I’m not necessarily arguing against EP here, just pointing out that to me the case it makes isn’t the only one that can be made and it doesn’t answer questions such as the one I posed above.

  6. Echidne Says:

    This is what I sent to Professor Buss about that interesting evolutionary psychology and feminism article:

    I have a question about some of your arguments in this paper, especially the sexual
    strategies part. You argue that empirical evidence (Table 1) supports the evolutionary
    basis of certain gender differences in sexual strategies, and that may well be the case.

    But this is something I have trouble with in this context: Societies all over the world
    have policed women’s access to short-term mating strategies very vigorously. History is
    full of examples about this, from the use of chastity belts to virginity tests.
    Certainly the social norms have assigned women very limited agency in this respect, and
    even today women who do resort to such short-term mating strategies are called sluts and
    whores and punished through social disapproval. Why police women’s sexuality in this
    way?

    I understand that the cuckolding theory might account for it. However, the difficulty I
    have still remains: Given that women’s sexuality *has* been controlled, we cannot argue
    that even vast empirical evidence of differential expressed preferences or behavior by
    gender necessarily proves an evolutionary explanation. Since women have been controlled
    (and still are in most of the world), the data we get is at best a mixture of
    evolutionary and cultural reasons.

    The second question I have is not about a specific part of the paper but about the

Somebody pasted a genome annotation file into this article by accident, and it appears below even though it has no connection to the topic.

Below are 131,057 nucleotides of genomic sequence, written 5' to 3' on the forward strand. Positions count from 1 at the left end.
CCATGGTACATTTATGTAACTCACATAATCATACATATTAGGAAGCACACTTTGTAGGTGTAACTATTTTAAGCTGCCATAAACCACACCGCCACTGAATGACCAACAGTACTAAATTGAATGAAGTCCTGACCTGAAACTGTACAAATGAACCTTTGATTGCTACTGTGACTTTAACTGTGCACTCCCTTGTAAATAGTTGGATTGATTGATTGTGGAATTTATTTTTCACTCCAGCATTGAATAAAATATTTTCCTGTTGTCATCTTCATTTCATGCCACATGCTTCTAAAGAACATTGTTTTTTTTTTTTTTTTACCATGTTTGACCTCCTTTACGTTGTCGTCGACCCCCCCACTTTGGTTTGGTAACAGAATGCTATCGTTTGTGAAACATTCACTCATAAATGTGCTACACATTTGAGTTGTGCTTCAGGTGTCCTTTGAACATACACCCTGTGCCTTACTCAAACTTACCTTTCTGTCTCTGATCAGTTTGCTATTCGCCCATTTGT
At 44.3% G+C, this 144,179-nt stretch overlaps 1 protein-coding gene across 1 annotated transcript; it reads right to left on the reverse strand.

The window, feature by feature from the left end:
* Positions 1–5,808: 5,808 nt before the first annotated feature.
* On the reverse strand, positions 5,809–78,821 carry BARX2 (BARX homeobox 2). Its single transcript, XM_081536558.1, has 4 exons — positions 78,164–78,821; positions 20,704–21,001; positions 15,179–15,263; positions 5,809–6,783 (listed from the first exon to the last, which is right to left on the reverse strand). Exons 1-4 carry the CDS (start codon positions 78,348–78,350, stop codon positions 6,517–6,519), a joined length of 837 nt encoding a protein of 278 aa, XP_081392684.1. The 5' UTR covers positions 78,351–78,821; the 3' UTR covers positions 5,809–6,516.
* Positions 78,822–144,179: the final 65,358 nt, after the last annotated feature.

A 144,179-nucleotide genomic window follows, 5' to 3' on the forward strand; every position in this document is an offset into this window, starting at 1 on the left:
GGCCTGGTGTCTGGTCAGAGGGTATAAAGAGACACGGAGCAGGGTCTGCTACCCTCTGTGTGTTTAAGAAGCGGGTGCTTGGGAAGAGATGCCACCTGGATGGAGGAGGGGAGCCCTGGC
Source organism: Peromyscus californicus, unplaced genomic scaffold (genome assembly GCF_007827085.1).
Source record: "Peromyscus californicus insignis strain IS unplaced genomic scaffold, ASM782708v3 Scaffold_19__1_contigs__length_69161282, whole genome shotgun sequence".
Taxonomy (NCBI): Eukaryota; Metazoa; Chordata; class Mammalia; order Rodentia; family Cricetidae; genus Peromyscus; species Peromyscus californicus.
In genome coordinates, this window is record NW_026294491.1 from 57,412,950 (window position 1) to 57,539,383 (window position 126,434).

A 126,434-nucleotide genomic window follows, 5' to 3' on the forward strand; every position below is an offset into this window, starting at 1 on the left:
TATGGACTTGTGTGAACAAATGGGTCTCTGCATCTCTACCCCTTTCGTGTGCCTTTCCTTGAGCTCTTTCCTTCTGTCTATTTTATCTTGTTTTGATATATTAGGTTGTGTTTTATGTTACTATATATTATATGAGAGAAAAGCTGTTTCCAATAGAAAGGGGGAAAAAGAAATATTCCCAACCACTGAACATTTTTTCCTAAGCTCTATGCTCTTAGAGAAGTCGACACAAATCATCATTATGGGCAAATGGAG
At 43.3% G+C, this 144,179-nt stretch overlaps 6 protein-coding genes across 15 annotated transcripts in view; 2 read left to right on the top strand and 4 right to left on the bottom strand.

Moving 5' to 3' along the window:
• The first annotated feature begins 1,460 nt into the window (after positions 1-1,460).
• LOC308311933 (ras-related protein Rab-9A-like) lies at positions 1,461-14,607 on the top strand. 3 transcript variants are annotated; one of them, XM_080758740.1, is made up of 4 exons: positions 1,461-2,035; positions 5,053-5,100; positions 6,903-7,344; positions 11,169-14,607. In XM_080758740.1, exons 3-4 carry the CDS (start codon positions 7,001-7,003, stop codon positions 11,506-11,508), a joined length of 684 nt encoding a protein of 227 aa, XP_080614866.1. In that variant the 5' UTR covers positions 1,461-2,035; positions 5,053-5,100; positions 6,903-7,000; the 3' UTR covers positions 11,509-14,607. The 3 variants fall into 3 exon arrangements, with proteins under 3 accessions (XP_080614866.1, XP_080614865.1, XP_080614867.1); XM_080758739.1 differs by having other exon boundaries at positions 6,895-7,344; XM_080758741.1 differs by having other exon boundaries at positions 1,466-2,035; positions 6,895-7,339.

argument that women look for resources in a man, for reasons that provided an
    evolutionary advantage in some undefined Pleistocene EEA, whereas men look for youth,
    pretty much. Elsewhere I have read that the EEA was a time/place in which prehistoric
    humans lived as nomadic hunter-gatherers. Given that, what WERE men’s resources? What I
    have read about the more recent nomadic tribes suggests to me that they were resource
    poor, and I thought that most resource accumulation was made possible by agriculture.

    It seems to me that the resources in a man would have been embodied, consisting of youth,
    health and perhaps food acquisition skills. Not that different, in other words, from the
    sort of things men would have looked for. I may be quite mistaken by the meaning of
    the search for resources in prehistoric women, but I’m trying to imagine what form they
    would have taken and fail to think of any non-embodied ones. Even something like
    dominance in the tribal unit might not be relevant, given the relative equality of recent
    nomadic tribes.

    This concerns me because of the quotes I have read in various ep popularizations, such as
    “Since an 80-year-old man can sire a child, women wouldn’t look for youth.”
    But that makes no sense. First, before Viagra a high percentage of men over 40 suffered
    from erectile dysfunctions. Perhaps prehistoric older men did not, but perhaps they did.
    Second, we now know that the quality of sperm declines with age. Besides, an
    80-year-old man would have a short life expectancy and would certainly leave the young
    (and possibly pregnant) mate alone very soon. If he had some resources she wanted, do we
    know that she would have been allowed to keep them after his death?

    I also wonder how you take into account the fact that women have had few opportunities to
    accumulate resources themselves during the period of written history. In medieval
    Europe, for instance, women were barred from the guilds. Women have been barred from
    most professions and until fairly recently from higher education. Laws often left women
    less rights to inheritance. For reasons of these types marrying up has been one of the
    sanctioned forms for women to acquire wealth, and this is still true in many countries.
    We see it affecting social norms even in the US. In short, there are alternative
    theories which explain why resources in a man have been important, even if they did not
    take the same form during some EEA.

    Finally, your discussion of women “causing” the patriarchy is interesting. But
    how do we know that women were allowed to choose their own mates? And the above
    mentioned resource question enters into this one, too.